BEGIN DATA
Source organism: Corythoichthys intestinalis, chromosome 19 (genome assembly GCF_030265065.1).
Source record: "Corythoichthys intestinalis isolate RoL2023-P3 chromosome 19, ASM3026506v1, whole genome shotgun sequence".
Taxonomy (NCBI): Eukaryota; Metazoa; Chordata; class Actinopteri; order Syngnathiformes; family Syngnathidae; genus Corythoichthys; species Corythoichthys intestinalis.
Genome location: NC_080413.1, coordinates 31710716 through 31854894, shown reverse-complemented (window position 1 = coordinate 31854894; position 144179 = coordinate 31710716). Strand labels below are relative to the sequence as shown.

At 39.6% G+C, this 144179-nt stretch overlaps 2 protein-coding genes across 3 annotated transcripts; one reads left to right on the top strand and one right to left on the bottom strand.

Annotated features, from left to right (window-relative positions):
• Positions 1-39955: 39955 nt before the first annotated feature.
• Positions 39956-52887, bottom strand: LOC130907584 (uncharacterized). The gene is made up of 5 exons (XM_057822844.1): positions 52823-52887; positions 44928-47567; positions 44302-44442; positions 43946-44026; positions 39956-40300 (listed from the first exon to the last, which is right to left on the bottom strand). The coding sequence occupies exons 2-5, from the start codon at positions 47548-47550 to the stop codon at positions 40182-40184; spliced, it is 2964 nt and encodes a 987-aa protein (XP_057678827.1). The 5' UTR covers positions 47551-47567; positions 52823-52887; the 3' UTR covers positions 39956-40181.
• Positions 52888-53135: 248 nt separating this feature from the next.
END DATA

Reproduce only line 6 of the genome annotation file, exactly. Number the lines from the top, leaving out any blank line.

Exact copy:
Annotated features, from left to right (window-relative positions):